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More than a dozen end market opportunities for FPP identified in initial pilot project

Sorting flexible plastic packaging (FPP) at the TotalRecycle material recovery facility (MRF) in Birdsboro, Penn.
Sorting flexible plastic packaging (FPP) at the TotalRecycle material recovery facility (MRF) in Birdsboro, Penn. The Materials Recovery for the Future (MRFF) research pilot, the first of its kind in the U.S., demonstrated that FPP can be recycled through curbside recycling programs.

The Materials Recovery For the Future (MRFF) consortium has released a new pilot research report demonstrating the successful collection, separation and preparation for recycling of flexible plastic packaging (FPP).

The pilot, the first of its kind in the United States, was performed in partnership with J.P. Mascaro & Sons at the TotalRecycle Material Recovery Facility (MRF) located in Birdsboro, Penn., and underwritten by the MRFF.

"Approximately 12 billion pounds of FPP are consumed annually in the U.S., and it's one of the fastest growing consumer packaging formats, but collecting, sorting, recycling and reintroducing this material back into the marketplace as new products requires a comprehensive approach to ensure that these materials don't end up in landfills," said Brent Heist, MRFF Steering Committee Co-Chair; Section Head - Packaging Sustainability, P&G. 

The report, "Flexible Packaging Recycling in Material Recovery Facilities Pilot" prepared by Resource Recycling Systems (RRS) demonstrates that with adequate optical sorting capacity and peripherals, FPP can be efficiently captured in a large single-stream MRF and processed into a commodity bale, known as rFlex, for reuse in a variety of markets while diverting plastic from landfills.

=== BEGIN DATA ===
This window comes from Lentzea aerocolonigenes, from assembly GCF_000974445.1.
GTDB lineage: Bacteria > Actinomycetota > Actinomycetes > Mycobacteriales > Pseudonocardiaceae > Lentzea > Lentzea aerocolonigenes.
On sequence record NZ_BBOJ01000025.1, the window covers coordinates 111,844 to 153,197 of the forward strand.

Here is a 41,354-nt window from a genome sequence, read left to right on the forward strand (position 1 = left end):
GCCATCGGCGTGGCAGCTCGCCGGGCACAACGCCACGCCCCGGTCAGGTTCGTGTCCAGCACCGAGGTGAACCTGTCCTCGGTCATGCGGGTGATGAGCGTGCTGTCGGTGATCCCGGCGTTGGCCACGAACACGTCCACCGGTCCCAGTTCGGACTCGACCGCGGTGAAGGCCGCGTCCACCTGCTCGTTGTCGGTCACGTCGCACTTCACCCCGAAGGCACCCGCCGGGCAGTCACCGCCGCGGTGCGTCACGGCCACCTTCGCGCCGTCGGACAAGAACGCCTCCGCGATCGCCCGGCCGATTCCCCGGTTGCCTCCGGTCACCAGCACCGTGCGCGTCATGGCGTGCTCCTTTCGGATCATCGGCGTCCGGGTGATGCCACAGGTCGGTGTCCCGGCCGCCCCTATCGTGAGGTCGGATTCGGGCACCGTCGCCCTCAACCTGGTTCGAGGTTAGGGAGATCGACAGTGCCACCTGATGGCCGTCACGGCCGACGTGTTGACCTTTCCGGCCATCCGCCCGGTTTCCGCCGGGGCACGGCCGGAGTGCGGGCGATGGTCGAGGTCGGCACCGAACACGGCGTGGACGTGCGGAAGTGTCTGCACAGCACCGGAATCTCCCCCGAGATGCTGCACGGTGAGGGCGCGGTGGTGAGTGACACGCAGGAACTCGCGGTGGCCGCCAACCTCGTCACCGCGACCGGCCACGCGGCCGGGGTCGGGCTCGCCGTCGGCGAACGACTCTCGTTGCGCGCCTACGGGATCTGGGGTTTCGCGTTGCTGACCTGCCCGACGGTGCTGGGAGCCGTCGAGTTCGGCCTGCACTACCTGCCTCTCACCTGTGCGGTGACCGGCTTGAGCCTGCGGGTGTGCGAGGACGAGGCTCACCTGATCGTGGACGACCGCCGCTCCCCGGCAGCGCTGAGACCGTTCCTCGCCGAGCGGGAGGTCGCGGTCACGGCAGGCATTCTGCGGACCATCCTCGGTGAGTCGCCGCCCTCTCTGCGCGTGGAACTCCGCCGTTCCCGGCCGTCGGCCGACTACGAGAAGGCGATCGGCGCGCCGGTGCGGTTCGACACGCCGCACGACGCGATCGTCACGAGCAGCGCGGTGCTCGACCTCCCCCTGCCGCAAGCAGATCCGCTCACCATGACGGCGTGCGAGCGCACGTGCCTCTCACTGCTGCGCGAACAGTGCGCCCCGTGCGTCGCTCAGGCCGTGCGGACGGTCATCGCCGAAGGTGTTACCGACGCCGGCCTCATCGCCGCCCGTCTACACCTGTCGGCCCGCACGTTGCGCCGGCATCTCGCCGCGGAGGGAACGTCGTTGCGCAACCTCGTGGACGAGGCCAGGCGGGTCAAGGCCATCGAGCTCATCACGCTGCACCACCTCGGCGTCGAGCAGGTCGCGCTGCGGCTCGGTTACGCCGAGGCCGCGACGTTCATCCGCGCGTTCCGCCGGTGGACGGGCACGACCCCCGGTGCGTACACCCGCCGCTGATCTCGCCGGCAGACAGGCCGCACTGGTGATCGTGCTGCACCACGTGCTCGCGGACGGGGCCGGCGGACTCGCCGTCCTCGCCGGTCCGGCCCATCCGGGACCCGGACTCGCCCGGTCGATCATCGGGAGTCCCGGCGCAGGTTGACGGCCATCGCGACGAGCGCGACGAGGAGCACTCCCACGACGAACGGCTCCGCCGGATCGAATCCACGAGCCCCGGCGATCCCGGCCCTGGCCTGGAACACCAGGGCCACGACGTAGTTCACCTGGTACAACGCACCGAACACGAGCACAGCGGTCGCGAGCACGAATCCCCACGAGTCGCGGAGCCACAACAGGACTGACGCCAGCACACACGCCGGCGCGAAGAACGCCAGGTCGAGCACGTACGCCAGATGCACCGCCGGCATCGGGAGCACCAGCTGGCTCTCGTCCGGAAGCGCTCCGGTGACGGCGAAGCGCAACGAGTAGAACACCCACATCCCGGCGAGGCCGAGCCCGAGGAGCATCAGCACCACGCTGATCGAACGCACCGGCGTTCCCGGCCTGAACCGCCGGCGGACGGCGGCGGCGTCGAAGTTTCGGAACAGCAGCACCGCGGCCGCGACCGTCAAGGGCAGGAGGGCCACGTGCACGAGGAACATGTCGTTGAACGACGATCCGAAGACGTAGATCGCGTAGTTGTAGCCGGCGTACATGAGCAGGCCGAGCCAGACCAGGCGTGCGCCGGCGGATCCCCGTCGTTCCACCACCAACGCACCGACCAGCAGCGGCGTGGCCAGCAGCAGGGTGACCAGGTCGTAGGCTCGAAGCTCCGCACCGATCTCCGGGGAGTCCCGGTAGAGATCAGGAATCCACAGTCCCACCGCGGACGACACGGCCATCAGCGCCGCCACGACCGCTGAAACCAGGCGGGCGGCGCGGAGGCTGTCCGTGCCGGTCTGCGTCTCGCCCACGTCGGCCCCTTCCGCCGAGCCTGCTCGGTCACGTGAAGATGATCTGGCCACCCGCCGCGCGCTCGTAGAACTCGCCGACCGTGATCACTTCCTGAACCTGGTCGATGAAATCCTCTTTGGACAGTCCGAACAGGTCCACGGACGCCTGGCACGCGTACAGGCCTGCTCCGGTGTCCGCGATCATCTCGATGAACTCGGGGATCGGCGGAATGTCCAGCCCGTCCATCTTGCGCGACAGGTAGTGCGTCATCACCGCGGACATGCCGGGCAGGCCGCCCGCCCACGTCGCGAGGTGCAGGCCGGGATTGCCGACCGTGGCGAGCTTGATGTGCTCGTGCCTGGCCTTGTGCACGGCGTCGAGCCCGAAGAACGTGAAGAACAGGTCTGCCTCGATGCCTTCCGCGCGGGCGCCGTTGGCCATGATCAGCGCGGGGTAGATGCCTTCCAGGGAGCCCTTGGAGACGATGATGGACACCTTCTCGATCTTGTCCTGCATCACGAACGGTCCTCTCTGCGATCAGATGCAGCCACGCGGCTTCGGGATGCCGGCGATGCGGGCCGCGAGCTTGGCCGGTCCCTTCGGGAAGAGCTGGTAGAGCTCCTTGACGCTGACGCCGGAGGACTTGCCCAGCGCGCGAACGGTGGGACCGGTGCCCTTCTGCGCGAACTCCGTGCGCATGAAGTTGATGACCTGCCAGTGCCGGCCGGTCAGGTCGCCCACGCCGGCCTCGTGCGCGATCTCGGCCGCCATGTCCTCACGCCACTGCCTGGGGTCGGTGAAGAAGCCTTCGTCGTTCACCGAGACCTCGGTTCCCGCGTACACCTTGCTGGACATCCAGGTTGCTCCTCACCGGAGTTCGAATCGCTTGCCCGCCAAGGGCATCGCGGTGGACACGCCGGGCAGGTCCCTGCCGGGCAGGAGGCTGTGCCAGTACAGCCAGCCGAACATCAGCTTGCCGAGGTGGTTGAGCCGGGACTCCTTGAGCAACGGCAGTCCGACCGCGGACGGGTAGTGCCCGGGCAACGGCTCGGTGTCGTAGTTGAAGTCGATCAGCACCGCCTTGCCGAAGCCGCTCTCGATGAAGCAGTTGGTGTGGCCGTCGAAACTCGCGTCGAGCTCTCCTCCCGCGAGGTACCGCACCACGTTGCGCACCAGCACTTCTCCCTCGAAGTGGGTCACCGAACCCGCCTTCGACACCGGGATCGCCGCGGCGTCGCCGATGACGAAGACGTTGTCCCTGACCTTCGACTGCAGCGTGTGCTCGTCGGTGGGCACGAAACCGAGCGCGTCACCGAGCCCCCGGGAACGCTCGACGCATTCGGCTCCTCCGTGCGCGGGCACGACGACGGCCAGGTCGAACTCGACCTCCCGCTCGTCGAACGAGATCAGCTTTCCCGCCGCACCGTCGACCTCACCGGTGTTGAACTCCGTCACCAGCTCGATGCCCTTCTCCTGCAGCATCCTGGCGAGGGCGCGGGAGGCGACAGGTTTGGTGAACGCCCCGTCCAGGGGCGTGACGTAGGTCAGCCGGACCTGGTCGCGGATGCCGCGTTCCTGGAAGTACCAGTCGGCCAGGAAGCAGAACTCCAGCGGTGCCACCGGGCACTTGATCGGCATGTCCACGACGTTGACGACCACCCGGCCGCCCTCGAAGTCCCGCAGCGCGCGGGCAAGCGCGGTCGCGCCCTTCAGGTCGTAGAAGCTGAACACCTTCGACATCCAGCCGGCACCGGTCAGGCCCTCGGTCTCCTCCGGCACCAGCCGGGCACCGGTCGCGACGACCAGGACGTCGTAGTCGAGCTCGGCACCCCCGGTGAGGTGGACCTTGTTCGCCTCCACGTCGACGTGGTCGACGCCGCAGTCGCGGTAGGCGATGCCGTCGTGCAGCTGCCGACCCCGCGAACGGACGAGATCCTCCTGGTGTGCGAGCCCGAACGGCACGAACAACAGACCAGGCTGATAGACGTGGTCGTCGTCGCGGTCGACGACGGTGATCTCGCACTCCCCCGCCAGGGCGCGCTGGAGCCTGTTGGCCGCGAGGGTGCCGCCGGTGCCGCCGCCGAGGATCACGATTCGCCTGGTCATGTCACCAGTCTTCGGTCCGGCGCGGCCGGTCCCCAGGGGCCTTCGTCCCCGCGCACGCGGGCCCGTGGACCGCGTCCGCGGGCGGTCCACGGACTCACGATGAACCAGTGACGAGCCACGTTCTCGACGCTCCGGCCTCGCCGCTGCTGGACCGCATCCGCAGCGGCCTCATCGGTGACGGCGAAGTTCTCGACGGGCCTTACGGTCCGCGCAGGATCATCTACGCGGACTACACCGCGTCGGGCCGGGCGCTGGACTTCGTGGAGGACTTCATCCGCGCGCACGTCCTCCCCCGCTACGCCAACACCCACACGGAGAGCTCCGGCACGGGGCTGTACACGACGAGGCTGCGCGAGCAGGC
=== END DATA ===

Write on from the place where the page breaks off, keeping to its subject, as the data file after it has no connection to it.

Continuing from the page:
The report also identifies more than a dozen end market opportunities for the captured FPP. Building envelope products like roofing materials represent the highest volume and most immediate end market opportunities. Other high-volume opportunities for using rFlex are pallets and railroad ties, where recycled plastic can serve as a more durable alternative to traditional wood.  

Within one year of installing FPP sortation equipment at the TotalRecycle MRF, four of the five sortation performance goals established for the pilot demonstration were achieved, and the program continues to progress towards achieving the fifth goal.

The five pilot performance goals include:

  • Reduce the amount of FPP going into fiber products, even with increased FPP in feedstocks. 
  • Minimize paper in the new rFlex product bale. 
  • Reduce fiber Quality Control staff by 25 percent and reallocate that staff to other job functions in the MRF. 
  • Integrate the FPP recovery system into TotalRecycle's existing MRF control system. 
  • Capture at least 90 percent of FPP, which was determined from years of research prior to the pilot.

"It's critically important to find financially viable opportunities and markets for rFlex bales," said Susan Graff, MRFF Research Director and Vice President, RRS. "Our hope is that the pilot research serves as a valuable data set to help other MRFs and communities economically recycle FPP while making cleaner paper bales. By working together to update sorting equipment, municipalities and businesses can support better quality recycling and meet commitments to buy more recycled content products."  

"It is exciting to be a part of this important research pilot in FPP recycling and see the innovative process be both successfully integrated in our facility and well adopted by our communities," said Joseph Mascaro Sr., director of recycling and sustainability at J.P. Mascaro and Sons. "We look forward to building off of our current successes to further refine the program and produce an even higher quality commodity bale for recycling into new products."

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